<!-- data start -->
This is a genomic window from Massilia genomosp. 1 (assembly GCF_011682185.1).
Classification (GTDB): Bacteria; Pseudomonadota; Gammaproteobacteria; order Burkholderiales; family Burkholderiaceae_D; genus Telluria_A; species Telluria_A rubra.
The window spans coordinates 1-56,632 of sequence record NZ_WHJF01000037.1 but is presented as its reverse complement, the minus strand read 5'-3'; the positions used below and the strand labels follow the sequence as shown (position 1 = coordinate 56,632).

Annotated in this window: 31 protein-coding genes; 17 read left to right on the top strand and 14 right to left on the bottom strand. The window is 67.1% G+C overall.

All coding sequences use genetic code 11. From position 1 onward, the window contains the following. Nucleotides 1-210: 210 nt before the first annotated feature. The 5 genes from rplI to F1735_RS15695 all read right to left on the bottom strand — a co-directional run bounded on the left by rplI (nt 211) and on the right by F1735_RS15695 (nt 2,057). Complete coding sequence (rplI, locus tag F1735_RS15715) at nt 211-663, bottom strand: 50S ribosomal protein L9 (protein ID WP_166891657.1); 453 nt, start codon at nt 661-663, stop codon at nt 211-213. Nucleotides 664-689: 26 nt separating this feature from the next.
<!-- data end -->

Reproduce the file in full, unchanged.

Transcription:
This is a genomic window from Massilia genomosp. 1 (assembly GCF_011682185.1).
Classification (GTDB): Bacteria; Pseudomonadota; Gammaproteobacteria; order Burkholderiales; family Burkholderiaceae_D; genus Telluria_A; species Telluria_A rubra.
The window spans coordinates 1-56,632 of sequence record NZ_WHJF01000037.1 but is presented as its reverse complement, the minus strand read 5'-3'; the positions used below and the strand labels follow the sequence as shown (position 1 = coordinate 56,632).

Annotated in this window: 31 protein-coding genes; 17 read left to right on the top strand and 14 right to left on the bottom strand. The window is 67.1% G+C overall.

All coding sequences use genetic code 11. From position 1 onward, the window contains the following. Nucleotides 1-210: 210 nt before the first annotated feature. The 5 genes from rplI to F1735_RS15695 all read right to left on the bottom strand — a co-directional run bounded on the left by rplI (nt 211) and on the right by F1735_RS15695 (nt 2,057). Complete coding sequence (rplI, locus tag F1735_RS15715) at nt 211-663, bottom strand: 50S ribosomal protein L9 (protein ID WP_166891657.1); 453 nt, start codon at nt 661-663, stop codon at nt 211-213. Nucleotides 664-689: 26 nt separating this feature from the next.